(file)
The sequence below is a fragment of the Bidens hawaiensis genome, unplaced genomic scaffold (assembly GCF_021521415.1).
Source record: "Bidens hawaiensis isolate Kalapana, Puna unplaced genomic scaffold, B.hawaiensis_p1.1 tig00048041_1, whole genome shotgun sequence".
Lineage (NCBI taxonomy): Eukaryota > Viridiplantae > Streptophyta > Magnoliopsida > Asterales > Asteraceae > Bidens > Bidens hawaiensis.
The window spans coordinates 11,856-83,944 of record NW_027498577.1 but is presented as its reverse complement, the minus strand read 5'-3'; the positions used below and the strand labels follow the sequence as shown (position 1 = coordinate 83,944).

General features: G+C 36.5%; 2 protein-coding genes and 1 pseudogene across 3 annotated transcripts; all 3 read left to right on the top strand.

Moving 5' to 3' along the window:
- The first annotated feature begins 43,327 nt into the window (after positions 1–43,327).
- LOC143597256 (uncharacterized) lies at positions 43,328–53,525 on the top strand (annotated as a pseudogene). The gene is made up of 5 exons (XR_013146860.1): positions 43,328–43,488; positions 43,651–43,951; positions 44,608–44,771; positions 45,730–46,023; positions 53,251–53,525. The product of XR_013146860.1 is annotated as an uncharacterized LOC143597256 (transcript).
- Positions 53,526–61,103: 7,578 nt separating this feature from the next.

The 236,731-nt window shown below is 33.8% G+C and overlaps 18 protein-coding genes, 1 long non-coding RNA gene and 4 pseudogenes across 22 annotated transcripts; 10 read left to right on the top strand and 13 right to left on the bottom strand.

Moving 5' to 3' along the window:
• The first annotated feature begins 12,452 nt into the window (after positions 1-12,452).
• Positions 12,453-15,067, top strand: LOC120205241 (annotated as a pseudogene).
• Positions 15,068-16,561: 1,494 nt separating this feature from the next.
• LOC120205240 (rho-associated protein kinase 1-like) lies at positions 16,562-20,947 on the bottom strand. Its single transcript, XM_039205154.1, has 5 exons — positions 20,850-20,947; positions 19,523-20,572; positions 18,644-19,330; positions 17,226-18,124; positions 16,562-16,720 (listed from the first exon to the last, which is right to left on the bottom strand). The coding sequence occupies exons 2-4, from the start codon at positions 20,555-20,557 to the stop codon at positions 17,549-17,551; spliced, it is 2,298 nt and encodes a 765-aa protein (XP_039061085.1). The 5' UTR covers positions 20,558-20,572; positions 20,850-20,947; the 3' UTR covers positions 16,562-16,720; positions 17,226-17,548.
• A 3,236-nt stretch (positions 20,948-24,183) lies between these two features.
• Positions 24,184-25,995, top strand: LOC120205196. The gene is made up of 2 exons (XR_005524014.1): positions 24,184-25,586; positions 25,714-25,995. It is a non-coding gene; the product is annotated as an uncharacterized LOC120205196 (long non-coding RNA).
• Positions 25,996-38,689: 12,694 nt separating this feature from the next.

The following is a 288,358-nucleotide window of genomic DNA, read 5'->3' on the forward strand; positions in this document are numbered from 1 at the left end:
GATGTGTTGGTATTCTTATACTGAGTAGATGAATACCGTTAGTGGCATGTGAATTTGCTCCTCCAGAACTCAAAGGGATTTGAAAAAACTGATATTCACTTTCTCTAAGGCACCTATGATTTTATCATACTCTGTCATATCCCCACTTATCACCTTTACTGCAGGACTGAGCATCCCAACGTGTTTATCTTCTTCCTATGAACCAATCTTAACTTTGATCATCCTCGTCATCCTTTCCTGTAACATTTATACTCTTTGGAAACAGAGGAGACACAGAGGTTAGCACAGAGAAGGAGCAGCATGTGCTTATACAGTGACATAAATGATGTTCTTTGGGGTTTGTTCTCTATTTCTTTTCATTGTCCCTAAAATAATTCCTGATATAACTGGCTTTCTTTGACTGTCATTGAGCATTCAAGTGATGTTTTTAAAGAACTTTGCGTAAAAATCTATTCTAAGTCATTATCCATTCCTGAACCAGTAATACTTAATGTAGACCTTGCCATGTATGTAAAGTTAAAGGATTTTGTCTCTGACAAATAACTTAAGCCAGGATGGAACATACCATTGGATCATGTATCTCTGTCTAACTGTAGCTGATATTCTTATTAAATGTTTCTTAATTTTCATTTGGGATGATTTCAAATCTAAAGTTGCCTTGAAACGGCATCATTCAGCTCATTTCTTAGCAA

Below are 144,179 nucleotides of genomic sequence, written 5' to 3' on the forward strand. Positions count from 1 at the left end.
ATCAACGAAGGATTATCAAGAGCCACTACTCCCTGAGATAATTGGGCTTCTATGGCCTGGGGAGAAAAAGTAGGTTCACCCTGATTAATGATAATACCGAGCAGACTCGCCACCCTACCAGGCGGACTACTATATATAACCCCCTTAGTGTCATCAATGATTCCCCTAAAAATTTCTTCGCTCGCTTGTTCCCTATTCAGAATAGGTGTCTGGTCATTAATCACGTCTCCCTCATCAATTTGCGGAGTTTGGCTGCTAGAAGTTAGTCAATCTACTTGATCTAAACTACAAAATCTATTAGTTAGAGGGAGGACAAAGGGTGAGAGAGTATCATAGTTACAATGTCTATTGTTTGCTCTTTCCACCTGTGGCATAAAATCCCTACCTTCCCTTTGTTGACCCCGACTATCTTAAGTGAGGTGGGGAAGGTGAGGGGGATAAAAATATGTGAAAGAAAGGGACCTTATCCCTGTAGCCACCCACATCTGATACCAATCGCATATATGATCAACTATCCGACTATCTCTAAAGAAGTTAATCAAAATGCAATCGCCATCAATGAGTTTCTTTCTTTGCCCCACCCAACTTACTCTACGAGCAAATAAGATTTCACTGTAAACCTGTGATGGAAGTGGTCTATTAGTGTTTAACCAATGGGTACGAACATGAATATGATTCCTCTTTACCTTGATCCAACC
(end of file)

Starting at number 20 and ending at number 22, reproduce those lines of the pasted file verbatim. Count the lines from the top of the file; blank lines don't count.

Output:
GATGTGTTGGTATTCTTATACTGAGTAGATGAATACCGTTAGTGGCATGTGAATTTGCTCCTCCAGAACTCAAAGGGATTTGAAAAAACTGATATTCACTTTCTCTAAGGCACCTATGATTTTATCATACTCTGTCATATCCCCACTTATCACCTTTACTGCAGGACTGAGCATCCCAACGTGTTTATCTTCTTCCTATGAACCAATCTTAACTTTGATCATCCTCGTCATCCTTTCCTGTAACATTTATACTCTTTGGAAACAGAGGAGACACAGAGGTTAGCACAGAGAAGGAGCAGCATGTGCTTATACAGTGACATAAATGATGTTCTTTGGGGTTTGTTCTCTATTTCTTTTCATTGTCCCTAAAATAATTCCTGATATAACTGGCTTTCTTTGACTGTCATTGAGCATTCAAGTGATGTTTTTAAAGAACTTTGCGTAAAAATCTATTCTAAGTCATTATCCATTCCTGAACCAGTAATACTTAATGTAGACCTTGCCATGTATGTAAAGTTAAAGGATTTTGTCTCTGACAAATAACTTAAGCCAGGATGGAACATACCATTGGATCATGTATCTCTGTCTAACTGTAGCTGATATTCTTATTAAATGTTTCTTAATTTTCATTTGGGATGATTTCAAATCTAAAGTTGCCTTGAAACGGCATCATTCAGCTCATTTCTTAGCAA

Below are 144,179 nucleotides of genomic sequence, written 5' to 3' on the forward strand. Positions count from 1 at the left end.
ATCAACGAAGGATTATCAAGAGCCACTACTCCCTGAGATAATTGGGCTTCTATGGCCTGGGGAGAAAAAGTAGGTTCACCCTGATTAATGATAATACCGAGCAGACTCGCCACCCTACCAGGCGGACTACTATATATAACCCCCTTAGTGTCATCAATGATTCCCCTAAAAATTTCTTCGCTCGCTTGTTCCCTATTCAGAATAGGTGTCTGGTCATTAATCACGTCTCCCTCATCAATTTGCGGAGTTTGGCTGCTAGAAGTTAGTCAATCTACTTGATCTAAACTACAAAATCTATTAGTTAGAGGGAGGACAAAGGGTGAGAGAGTATCATAGTTACAATGTCTATTGTTTGCTCTTTCCACCTGTGGCATAAAATCCCTACCTTCCCTTTGTTGACCCCGACTATCTTAAGTGAGGTGGGGAAGGTGAGGGGGATAAAAATATGTGAAAGAAAGGGACCTTATCCCTGTAGCCACCCACATCTGATACCAATCGCATATATGATCAACTATCCGACTATCTCTAAAGAAGTTAATCAAAATGCAATCGCCATCAATGAGTTTCTTTCTTTGCCCCACCCAACTTACTCTACGAGCAAATAAGATTTCACTGTAAACCTGTGATGGAAGTGGTCTATTAGTGTTTAACCAATGGGTACGAACATGAATATGATTCCTCTTTACCTTGATCCAACC